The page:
Those involved recognized a number of basic elements evident in the process including: common values, a continuous progression of actions founded in education, freedom as responsibility and sustainability through inter-generational sharing. They realized that the practice is anchored in people’s engagement and participation, tied to a simple process of dialog and discussion and rooted in achieving cooperation and tolerance.
The tools required to participate and activate community initiative were human in nature, albeit technical and communications tools have extended everyone’s capabilities. Included in a community toolkit were the human tools of patience and tenacity, understanding and respect, humility and kindness and honesty and fairness.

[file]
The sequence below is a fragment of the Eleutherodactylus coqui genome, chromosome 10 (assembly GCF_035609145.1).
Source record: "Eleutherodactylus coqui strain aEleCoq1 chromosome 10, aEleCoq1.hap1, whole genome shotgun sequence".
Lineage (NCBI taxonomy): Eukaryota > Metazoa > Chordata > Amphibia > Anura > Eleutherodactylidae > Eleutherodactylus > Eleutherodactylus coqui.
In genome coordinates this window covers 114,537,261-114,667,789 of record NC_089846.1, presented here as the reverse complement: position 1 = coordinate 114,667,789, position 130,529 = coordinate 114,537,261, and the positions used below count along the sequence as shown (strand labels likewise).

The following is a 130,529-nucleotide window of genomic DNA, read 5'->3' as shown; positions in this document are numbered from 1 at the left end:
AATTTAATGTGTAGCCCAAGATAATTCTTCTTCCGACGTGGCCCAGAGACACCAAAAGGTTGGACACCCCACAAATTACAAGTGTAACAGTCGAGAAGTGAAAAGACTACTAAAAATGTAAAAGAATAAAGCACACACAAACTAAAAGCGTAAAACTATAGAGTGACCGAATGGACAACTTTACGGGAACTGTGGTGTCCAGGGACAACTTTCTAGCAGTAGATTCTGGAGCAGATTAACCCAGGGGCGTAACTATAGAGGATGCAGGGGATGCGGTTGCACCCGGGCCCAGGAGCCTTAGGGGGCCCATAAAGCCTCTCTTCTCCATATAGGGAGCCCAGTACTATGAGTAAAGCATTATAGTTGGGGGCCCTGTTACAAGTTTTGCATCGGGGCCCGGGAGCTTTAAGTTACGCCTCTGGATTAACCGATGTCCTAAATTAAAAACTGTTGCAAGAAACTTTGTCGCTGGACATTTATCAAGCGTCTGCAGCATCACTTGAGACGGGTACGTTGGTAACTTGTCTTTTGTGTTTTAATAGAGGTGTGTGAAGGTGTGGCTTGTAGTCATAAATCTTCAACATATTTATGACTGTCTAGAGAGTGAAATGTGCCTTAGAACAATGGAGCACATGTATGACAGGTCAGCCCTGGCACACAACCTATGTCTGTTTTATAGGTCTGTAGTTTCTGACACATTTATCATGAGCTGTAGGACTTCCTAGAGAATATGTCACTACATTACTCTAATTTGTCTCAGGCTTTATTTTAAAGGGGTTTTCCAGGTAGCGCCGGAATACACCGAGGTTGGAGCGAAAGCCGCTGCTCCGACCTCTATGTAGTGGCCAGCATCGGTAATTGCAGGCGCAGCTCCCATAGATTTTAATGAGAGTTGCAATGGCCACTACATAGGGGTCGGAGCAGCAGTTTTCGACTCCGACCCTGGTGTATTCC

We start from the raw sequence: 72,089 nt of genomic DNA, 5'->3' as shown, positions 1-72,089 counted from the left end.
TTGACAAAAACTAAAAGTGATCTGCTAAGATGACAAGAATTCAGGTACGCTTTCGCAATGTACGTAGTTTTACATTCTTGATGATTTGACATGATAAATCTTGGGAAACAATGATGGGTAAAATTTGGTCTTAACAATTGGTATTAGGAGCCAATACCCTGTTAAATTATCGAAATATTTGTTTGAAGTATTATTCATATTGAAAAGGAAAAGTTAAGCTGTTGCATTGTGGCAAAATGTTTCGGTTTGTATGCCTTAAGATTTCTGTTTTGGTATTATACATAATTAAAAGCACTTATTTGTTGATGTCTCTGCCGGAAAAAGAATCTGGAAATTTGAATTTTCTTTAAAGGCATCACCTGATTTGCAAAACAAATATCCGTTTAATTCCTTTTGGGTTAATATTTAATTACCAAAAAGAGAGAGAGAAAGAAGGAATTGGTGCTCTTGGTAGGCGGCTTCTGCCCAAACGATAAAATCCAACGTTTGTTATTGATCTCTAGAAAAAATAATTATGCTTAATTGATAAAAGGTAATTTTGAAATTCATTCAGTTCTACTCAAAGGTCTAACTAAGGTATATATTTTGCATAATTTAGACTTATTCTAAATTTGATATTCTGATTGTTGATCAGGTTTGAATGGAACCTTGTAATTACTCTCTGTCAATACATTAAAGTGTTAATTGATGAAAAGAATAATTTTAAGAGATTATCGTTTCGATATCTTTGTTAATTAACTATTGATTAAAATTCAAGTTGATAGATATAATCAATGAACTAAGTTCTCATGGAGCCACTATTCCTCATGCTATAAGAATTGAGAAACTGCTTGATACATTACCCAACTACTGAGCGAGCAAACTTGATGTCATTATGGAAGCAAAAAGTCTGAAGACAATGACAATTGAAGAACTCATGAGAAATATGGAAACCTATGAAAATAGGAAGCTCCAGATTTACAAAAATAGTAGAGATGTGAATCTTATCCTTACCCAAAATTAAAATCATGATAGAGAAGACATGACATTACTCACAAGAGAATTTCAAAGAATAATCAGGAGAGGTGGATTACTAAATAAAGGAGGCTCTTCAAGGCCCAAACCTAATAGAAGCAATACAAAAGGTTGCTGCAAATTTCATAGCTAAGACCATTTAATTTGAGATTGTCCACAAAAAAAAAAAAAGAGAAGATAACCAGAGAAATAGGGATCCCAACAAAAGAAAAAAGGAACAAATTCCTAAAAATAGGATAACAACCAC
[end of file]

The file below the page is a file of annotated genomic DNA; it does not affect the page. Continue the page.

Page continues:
With these tools other generation managed to salvage most of their communities from dying, provide learning opportunities for all ages and to seek out opportunity for many. Most importantly in times of such stress, people came to better understand each other and were filled with human compassion founded on kindness and sharing.
Communities through this process built new societal foundations, dynamic institutions and inclusive approaches to governance. Most importantly, relationships were strengthened resulting in renewed human compassion, all founded on a belief that people themselves could solve seemingly insoluble problems with their own knowledge and capabilities.
William (Bill) Pardy is a longtime CED practitioner who splits his time between Corner Brook, Newfoundland, and international assignments. Read more of his articles and contact him at www.wwpardy.com